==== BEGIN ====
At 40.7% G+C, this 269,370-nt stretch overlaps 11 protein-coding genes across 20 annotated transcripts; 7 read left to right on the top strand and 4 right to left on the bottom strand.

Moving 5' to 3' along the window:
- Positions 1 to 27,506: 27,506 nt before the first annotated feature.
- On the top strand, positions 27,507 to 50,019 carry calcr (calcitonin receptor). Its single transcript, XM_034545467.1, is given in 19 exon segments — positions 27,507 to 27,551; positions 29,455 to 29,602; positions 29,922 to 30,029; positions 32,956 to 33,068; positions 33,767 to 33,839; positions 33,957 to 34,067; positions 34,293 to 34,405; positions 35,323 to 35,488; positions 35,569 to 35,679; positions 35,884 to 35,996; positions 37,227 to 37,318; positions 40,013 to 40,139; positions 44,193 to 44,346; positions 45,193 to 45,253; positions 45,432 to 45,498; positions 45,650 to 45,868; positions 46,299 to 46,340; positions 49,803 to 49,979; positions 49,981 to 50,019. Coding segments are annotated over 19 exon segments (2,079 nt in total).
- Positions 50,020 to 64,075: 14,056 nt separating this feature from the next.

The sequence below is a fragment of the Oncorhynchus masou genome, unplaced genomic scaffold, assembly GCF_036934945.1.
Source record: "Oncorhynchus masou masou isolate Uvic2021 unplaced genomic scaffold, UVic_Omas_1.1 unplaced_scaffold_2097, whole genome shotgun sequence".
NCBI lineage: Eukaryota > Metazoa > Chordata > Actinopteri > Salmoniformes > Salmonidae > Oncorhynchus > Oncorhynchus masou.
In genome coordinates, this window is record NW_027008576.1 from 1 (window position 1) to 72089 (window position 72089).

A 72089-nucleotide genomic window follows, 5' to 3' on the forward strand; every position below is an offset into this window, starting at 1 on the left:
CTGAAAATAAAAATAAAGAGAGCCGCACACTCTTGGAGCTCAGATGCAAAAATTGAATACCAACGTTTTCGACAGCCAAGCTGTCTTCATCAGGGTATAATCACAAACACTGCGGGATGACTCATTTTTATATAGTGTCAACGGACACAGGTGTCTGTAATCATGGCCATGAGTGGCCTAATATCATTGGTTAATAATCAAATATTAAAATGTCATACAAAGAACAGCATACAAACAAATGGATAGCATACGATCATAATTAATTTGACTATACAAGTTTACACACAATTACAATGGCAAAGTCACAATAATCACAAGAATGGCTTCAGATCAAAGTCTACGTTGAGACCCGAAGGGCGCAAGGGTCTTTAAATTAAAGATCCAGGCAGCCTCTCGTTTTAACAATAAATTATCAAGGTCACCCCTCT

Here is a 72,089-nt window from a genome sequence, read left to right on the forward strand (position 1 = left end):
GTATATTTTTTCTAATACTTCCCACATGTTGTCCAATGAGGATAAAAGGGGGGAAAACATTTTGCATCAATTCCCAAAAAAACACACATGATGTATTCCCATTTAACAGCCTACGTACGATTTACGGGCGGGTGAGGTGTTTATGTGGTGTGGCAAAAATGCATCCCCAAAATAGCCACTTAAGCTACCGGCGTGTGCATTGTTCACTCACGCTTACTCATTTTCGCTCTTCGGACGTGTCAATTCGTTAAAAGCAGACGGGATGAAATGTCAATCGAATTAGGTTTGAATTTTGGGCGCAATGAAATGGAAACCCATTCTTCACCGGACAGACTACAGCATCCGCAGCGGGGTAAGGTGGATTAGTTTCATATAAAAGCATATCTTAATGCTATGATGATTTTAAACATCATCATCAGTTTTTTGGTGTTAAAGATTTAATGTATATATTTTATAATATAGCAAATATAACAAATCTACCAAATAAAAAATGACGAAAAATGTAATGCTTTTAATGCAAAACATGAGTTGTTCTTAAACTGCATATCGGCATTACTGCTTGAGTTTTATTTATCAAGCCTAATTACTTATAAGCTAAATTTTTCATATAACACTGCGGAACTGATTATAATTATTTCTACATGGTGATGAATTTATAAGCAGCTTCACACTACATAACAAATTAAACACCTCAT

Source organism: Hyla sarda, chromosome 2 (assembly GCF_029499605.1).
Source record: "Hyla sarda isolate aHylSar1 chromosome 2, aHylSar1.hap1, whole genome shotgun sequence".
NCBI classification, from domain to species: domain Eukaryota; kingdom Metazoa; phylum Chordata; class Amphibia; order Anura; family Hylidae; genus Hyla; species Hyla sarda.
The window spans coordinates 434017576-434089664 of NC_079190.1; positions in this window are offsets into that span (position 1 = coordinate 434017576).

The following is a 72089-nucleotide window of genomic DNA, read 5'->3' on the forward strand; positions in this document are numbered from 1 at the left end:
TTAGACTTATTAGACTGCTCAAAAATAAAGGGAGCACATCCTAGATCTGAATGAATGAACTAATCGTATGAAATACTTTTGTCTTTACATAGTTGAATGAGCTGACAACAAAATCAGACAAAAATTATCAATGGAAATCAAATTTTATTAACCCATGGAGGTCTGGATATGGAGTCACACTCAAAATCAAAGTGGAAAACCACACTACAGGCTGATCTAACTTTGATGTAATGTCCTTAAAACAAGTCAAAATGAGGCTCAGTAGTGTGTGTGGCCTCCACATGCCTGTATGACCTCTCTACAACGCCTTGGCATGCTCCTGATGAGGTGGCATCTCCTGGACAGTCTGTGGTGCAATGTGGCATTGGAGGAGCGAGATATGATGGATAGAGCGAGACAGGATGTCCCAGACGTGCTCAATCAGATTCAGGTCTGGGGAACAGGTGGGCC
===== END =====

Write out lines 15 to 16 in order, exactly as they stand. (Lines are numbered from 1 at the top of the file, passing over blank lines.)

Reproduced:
Source record: "Hyla sarda isolate aHylSar1 chromosome 2, aHylSar1.hap1, whole genome shotgun sequence".
NCBI classification, from domain to species: domain Eukaryota; kingdom Metazoa; phylum Chordata; class Amphibia; order Anura; family Hylidae; genus Hyla; species Hyla sarda.